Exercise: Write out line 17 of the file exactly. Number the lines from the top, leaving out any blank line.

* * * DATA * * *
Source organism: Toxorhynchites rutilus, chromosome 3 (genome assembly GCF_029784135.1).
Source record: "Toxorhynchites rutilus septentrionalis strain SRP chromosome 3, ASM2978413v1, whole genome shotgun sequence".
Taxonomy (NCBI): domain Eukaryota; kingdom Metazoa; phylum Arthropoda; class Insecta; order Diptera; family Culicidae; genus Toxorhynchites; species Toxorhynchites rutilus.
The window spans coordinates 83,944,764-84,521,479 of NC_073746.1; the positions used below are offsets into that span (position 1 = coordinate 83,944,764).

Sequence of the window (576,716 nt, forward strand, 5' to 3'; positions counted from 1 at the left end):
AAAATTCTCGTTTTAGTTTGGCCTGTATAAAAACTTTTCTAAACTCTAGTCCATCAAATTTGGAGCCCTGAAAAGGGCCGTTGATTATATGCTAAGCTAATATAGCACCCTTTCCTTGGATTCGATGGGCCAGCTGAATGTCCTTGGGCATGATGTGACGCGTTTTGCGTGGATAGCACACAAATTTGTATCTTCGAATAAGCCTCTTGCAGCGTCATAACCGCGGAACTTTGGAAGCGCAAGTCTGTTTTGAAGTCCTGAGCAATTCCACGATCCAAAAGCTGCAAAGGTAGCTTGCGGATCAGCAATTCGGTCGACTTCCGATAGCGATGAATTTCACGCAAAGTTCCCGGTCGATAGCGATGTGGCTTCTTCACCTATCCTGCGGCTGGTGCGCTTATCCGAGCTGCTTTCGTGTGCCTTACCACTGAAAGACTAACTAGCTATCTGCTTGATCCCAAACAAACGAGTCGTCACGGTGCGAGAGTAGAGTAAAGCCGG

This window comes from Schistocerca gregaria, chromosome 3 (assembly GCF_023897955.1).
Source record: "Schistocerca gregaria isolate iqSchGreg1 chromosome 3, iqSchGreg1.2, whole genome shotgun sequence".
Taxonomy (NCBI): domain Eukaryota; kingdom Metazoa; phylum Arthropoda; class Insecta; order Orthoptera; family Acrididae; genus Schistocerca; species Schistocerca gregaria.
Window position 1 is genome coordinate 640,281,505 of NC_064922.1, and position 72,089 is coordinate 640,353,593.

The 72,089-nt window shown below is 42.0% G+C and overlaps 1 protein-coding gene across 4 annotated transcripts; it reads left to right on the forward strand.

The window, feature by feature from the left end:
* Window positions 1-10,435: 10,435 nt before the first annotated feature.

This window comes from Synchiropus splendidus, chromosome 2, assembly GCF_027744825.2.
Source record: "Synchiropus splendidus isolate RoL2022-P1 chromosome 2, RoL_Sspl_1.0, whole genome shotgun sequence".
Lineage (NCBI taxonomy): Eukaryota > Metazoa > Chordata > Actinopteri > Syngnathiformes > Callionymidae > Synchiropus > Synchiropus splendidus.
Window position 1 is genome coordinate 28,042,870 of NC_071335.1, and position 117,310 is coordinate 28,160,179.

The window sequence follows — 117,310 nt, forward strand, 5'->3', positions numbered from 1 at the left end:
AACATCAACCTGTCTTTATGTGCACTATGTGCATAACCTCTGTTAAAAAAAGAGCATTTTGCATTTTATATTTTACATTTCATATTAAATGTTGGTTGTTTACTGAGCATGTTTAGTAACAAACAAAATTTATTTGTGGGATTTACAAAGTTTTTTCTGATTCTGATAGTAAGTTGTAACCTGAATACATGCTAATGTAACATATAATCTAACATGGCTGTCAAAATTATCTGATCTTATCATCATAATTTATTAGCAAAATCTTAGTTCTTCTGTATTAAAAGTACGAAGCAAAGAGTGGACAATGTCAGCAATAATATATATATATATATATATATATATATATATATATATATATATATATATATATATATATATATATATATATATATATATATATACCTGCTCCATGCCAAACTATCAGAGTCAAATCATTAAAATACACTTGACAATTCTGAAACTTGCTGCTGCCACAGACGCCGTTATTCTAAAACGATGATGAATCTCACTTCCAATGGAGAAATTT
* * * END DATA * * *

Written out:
Window position 1 is genome coordinate 28,042,870 of NC_071335.1, and position 117,310 is coordinate 28,160,179.